Change sometimes takes time, even if the change means a return to the familiar.

On July 26, 1978, the Whitehorse Star reported that, “a beautification scheme for downtown Whitehorse which would make Main Street a road for shoppers and the waterfront a historical attraction is approved in principal by the Downtown Whitehorse Businessmen’s Association. The White Pass train station would be upgraded to become the focal point of Main Street and 1st Avenue would be renamed Front Street.”

Thirty-five years later, on the 12th of August this summer, 1st Avenue was officially renamed Front Street.

Keith Halliday welcomed the change. Actually he is used to calling it Front Street.

“My ancestors came to the Yukon during the gold rush and some of them had a store called Taylor & Drury at Front and Main,” he says. “My great grandfather and older relatives always colloquially called 1st Avenue Front Street. We tend to call it Front Street at the MacBride (Museum), as well. So, when the city first tabled the idea to change the name back, the MacBride was supportive of the idea.”

Halliday is a fourth generation Yukoner and chair of the MacBride Museum. He is also the author of a four-book series of historical novels for young readers primarily set in downtown Whitehorse. He learned his Whitehorse history through writing and through his family’s Yukon roots.

The MacBride Museum, which is housed in a circa 1900 government telegraph office,

moved to their current location at 1124 Front Street in the 1960s. They were on the waterfront scene well before waterfront revitalization was discussed.

“Front Street is a historic name that conjures up images of Whitehorse’s past as a river city,” Halliday says. “It’s fitting to rename it, now that the waterfront downtown paths and spaces have been fixed up to be such wonderful places to walk and spend time.”

To help businesses with the transition to the new name, the City of Whitehorse announced that plans are in place to keep mail flowing.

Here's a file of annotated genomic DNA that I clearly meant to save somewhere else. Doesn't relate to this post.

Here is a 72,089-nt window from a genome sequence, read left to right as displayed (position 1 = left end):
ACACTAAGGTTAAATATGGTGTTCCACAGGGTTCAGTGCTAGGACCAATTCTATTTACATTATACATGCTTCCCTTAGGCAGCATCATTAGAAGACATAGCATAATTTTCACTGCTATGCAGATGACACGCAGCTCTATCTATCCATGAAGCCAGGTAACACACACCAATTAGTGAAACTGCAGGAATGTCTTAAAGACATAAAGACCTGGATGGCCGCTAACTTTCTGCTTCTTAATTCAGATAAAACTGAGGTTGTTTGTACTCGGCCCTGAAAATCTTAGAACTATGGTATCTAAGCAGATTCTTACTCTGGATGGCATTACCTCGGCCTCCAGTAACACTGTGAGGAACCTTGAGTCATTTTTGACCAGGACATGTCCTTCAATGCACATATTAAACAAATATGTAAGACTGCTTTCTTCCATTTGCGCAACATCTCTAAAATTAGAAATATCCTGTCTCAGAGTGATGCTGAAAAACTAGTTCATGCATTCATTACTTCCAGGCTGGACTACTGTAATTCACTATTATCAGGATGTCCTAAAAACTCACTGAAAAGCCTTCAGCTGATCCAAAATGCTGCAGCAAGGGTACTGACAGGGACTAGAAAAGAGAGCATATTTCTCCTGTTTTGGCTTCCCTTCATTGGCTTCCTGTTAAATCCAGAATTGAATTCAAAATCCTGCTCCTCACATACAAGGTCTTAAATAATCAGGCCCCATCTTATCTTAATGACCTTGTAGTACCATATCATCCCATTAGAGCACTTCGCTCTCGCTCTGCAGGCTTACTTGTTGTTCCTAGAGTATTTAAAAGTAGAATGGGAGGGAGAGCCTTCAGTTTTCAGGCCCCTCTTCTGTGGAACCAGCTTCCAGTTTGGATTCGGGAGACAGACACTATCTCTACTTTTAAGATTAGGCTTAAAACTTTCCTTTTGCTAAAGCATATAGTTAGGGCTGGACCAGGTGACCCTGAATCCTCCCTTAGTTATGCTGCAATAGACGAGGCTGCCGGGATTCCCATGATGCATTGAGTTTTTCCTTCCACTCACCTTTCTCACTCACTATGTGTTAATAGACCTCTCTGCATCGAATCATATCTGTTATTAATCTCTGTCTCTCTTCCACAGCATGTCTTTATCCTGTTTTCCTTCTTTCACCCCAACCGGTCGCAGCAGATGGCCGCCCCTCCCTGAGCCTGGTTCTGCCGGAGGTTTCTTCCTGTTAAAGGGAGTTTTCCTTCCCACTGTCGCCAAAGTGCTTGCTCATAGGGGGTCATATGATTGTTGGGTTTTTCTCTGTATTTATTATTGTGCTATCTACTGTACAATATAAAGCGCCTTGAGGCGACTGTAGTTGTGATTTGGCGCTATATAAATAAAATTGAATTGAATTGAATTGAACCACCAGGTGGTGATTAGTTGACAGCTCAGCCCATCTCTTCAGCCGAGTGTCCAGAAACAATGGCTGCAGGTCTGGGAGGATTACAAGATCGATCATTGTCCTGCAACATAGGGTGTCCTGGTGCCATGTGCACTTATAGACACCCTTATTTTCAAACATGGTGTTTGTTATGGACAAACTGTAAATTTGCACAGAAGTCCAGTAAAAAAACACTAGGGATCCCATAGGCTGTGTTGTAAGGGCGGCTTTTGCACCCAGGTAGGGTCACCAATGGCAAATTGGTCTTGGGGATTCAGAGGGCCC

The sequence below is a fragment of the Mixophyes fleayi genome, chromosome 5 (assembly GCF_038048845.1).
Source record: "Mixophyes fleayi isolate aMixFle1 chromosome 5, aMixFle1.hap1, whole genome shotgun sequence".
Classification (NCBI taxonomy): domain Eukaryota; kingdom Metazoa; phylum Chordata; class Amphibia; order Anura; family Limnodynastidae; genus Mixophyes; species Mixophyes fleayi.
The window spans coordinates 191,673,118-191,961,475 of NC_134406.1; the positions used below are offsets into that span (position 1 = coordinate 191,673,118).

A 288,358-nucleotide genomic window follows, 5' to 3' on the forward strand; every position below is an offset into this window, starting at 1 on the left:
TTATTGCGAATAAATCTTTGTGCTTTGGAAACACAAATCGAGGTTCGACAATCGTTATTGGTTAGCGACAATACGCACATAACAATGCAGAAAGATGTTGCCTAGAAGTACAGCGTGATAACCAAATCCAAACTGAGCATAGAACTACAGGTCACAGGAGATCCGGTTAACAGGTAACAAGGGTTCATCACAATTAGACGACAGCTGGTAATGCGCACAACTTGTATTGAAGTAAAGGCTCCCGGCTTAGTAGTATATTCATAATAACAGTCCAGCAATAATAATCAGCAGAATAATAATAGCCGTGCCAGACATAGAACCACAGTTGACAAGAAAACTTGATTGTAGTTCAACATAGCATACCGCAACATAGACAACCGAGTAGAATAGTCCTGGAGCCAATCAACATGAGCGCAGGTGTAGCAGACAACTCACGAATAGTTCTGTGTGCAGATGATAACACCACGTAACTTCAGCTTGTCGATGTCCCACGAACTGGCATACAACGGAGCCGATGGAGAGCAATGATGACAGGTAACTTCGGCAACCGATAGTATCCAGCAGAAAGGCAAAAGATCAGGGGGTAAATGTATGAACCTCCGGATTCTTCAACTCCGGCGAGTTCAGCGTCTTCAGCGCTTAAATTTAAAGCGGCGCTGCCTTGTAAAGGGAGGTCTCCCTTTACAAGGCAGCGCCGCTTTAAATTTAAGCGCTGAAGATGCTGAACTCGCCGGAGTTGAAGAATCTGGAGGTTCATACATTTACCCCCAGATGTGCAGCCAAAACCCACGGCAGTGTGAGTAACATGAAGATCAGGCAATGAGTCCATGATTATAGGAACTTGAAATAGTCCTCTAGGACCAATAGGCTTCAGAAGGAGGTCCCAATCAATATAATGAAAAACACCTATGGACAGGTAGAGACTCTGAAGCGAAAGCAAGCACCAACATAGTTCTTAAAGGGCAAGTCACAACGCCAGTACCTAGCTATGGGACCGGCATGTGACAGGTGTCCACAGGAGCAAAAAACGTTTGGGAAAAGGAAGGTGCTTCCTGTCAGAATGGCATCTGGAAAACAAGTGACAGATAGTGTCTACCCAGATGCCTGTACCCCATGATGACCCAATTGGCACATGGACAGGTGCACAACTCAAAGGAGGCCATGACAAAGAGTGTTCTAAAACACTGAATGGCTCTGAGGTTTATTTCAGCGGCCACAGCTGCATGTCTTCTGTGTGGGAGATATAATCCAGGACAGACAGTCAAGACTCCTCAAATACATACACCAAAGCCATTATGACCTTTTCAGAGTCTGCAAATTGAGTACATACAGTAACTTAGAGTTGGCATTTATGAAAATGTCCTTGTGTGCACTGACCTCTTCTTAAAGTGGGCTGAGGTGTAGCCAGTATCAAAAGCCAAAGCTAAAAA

“Those with addresses to be renamed can benefit from a one-year free mail forwarding service by contacting Canada Post,” says a bulletin released by the city.

In the same bulletin, Mayor Dan Curtis writes, “This area was historically significant as the place of arrival into the city by rail and river transportation as there was no road into Whitehorse when it was first settled. Originally surveyed as 1st Avenue, the road paralleling the Yukon River was colloquially known as Front Street for well into the 20th century.”

Mike Ellis, senior planner with the City of Whitehorse, says research is underway to determine why and when the name Front Street fell out of favour.

“The interesting conclusion appears to be – but we couldn’t find out for certain – that because the waterfront was the face, or front, of the City until the highway came, the street was just known as Front Street,” he says. “Even though legal surveys showed it as 1st Avenue right from the start. Furthermore, there were no street signs until the 1940s.”

When street signs did go up they proclaimed: 1st Avenue.

The Front Street name change is part of a much larger mission. With support from Canada’s Economic Action Plan 2013, and a nearly $43 million investment from the governments of Canada, Yukon, the City of Whitehorse, and Kwanlin Dün First Nation, the wharf revitalization project is nearing completion.

It includes the reconstruction of the Whitehorse wharf, public facilities and restoration of heritage buildings at Shipyards Park, a roundhouse train shed, the Kwanlin Dün Cultural Centre, Whitehorse Public Library, riverbank stabilization, and improvements to Front Street and extension of Black Street.

Last November, Northern Cultural Expressions Society, in collaboration with mentor carver Wayne Price and a core group of 10 carvers, raised a healing totem for people whose lives have been affected by the residential school system. The totem took months to create and the carving was completed on the waterfront near the Kwanlin Dün Cultural Centre.

Other waterfront initiatives include activities and performances organized by the Old Fire Hall.

“I like it” says Bree-Ann Lucas, assistant coordinator of the Old Fire Hall. “1st Avenue used to be called Front Street. I’m not sure when they changed it to 1st Avenue, but I like that we are going back.”

Lucas spearheaded the On the Wharf pilot program, which saw 35 different user groups — including government, dance, visual art, comedy, and music — make public presentations on the Whitehorse waterfront.

Upcoming On the Wharf programming includes the Northern Lights School of Dance, an Amber Walking Watercolour Workshop, and Yoga with Outside The Cube.

To learn more about the Whitehorse wharf revitalization plan go to